People of The Library: The Rebirth of Witchcraft by Doreen Valiente

First published in 1989, The Rebirth of Witchcraft is an intriguing blend of autobiography, history, lore, and what we might now term unverifiable personal gnosis from ‘the mother of modern paganism’.  Focusing on early to mid-20th century Witchcraft revival including snippets of her own role in it, this book sheds some light on several key moments and personalities as well as providing anyone interested the history of Witchcraft plenty of avenues of further reading and research.  This book also, naturally enough, primarily deals with the topic of Witchcraft from the view of Witchcraft as a Pagan or Neo-Pagan religion.  This may be a turn off for some readers.  Honestly though it is like sitting down to a cup of coffee or tea with a respected elder and having a deep and delightful conversation and free of some of the mythologizing and spicy details that feature in autobiographies from other prominent Witches of the revival.

My well marked copy of the book in question…

In the first two chapters Valiente sets the stage for us by reviewing legal and social changes, esoteric currents, and various publications that helped set the stage for the emergence of Wicca and other forms of Witchcraft and Paganism in the 1950’s and 60’s.  From there she weaves together stories of her interactions with Gerald Gardner and her co-founding and liturgical writing within The Gardnerian Tradition, with encounters and practice with Robert Cochrane, reminisces of her friendship with journalist and occult researcher Leslie Roberts, explores the topic of the life and claims of Alex Sanders, an approving exploration of Feminist streams of Witchcraft, an examination of the Pickingil material, and ends with a look at the then current state of events within Witchcraft and a note of hopefulness for the future.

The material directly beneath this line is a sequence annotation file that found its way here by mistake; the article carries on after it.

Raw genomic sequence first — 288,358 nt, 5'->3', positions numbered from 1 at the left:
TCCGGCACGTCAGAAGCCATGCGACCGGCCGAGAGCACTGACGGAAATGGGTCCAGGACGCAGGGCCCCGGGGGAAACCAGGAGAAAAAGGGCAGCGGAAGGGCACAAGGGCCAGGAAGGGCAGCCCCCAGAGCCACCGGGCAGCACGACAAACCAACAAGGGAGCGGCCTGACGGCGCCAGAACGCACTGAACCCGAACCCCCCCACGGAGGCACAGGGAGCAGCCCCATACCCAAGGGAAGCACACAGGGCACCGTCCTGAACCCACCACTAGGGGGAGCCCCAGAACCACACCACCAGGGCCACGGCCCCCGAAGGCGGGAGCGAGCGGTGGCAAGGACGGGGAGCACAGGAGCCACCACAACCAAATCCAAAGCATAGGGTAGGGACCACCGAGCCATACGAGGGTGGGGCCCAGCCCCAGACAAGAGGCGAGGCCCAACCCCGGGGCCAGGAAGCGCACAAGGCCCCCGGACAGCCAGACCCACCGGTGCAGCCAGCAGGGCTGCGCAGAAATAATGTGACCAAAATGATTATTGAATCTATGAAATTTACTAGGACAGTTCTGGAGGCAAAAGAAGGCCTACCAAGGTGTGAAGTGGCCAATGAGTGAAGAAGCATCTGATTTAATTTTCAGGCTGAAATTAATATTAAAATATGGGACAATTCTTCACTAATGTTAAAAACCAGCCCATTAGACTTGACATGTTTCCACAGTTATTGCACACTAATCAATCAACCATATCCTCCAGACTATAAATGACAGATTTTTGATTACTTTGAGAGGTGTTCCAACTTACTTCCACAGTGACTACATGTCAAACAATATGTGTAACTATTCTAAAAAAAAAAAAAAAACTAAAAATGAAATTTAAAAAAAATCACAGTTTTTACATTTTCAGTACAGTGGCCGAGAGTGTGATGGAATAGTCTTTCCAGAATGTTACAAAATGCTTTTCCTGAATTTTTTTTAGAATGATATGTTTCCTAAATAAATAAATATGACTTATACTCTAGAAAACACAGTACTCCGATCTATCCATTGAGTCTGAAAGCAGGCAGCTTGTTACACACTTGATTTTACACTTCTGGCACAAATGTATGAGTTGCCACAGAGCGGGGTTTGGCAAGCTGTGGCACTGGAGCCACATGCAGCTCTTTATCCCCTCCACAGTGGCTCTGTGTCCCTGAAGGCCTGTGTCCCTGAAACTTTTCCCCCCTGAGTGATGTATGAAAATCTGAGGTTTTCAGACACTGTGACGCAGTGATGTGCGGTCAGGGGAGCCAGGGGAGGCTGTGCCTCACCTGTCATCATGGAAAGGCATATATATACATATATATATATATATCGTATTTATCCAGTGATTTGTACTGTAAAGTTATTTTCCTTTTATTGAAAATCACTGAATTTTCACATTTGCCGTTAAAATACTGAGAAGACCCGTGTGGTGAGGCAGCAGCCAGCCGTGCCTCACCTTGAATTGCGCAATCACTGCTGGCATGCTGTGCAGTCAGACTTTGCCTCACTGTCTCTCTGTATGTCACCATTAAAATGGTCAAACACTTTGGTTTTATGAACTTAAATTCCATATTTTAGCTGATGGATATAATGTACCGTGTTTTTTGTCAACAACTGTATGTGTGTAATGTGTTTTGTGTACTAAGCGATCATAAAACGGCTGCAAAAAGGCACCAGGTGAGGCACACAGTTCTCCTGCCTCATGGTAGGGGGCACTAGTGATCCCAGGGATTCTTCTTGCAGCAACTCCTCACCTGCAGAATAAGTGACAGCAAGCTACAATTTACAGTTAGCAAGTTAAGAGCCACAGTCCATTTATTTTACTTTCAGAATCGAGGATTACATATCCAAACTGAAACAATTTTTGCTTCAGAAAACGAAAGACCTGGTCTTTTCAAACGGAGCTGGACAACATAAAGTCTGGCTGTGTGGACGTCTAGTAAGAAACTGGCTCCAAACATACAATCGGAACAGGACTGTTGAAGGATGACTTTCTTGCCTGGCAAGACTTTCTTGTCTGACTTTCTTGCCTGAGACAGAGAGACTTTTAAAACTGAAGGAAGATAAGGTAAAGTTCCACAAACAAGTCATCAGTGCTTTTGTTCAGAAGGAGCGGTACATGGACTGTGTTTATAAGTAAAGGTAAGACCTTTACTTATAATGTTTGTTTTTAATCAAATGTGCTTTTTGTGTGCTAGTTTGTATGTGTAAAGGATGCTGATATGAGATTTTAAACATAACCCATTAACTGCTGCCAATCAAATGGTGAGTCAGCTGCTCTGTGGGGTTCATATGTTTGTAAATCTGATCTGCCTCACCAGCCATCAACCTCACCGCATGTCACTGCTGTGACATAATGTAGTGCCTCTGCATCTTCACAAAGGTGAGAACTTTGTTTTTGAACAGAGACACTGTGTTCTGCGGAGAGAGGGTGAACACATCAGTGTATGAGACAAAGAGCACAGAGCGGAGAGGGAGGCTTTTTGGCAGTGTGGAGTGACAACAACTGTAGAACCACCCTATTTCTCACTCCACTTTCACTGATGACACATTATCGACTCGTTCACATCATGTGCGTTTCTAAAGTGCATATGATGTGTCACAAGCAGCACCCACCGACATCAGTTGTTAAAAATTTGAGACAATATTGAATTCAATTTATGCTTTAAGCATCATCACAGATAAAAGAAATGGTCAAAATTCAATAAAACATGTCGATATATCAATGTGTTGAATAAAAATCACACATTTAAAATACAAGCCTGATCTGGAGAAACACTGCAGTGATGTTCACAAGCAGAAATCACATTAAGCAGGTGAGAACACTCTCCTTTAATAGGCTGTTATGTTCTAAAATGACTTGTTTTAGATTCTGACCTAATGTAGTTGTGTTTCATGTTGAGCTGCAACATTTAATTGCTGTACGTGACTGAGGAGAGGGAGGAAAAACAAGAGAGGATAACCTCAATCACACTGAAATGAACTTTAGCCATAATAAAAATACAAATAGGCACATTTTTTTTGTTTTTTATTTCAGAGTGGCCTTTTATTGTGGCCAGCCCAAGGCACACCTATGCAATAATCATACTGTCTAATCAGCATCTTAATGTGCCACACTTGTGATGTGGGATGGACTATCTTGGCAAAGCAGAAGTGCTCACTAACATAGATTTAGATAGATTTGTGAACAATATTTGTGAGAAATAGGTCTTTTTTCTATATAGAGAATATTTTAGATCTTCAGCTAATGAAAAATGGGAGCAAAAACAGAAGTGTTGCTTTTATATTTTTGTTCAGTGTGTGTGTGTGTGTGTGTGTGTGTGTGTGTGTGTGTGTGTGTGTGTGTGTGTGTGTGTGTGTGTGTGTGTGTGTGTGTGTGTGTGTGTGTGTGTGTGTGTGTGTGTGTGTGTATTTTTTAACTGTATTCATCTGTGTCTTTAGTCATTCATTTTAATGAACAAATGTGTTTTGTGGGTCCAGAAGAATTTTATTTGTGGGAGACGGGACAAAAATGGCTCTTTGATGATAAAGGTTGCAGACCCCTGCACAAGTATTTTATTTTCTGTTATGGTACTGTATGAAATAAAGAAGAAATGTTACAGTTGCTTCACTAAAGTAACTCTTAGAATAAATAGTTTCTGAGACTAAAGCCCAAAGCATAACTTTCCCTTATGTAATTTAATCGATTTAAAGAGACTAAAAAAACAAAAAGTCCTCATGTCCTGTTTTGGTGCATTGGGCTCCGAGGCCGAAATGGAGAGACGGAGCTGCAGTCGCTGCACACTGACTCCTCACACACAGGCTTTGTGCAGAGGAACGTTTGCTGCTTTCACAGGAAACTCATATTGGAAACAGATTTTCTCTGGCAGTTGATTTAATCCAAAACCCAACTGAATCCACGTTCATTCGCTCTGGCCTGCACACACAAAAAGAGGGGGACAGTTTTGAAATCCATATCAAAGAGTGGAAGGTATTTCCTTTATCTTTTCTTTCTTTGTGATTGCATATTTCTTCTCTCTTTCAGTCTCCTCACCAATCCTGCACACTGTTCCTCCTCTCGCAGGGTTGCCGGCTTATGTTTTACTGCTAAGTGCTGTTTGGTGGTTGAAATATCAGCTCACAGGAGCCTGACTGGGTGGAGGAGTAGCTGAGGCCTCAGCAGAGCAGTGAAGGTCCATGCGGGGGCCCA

There are places where one gets the feeling of a rather private persons sharing details that they feel they must share for the record of history and a culture or perhaps more accurately a subculture she helped create.  In other places it feels as if she is dealing with topics, issues, and episodes from her either her past or that were current at the time of writing that she felt needed to be addressed by her to either close the book on them or give them her stamp of approval.  In places it also weaves together it’s narrative with cautionary notes related to dealing with the larger community outside of the Craft as well as the want to be cult leaders and cranks within the Occult scene in any era.

One wonders if the advance of age or perhaps a health scare or personal loss may have prompted her writing of this.  The Occult boom of the 80’s and 90’s, the second or third occult boom of the 20th century with outbreaks every 20 years or so as each new generation of seekers discovers it, was in mid upswing at the time she wrote this and with the proliferation of the Internet and online forums and means of communication one can imagine she might have felt the need to address the theories and suppositions that are rife in any online community.

Overall a delightful blend of autobiography and history and a number of juicy bits prose and Witchlore that one might incorporate into ones path and practice. It is a book I wholeheartedly recommend to anyone studying Witchcraft!

So what do you think?! Opinions? Ideas? Beuller... Bueller?!

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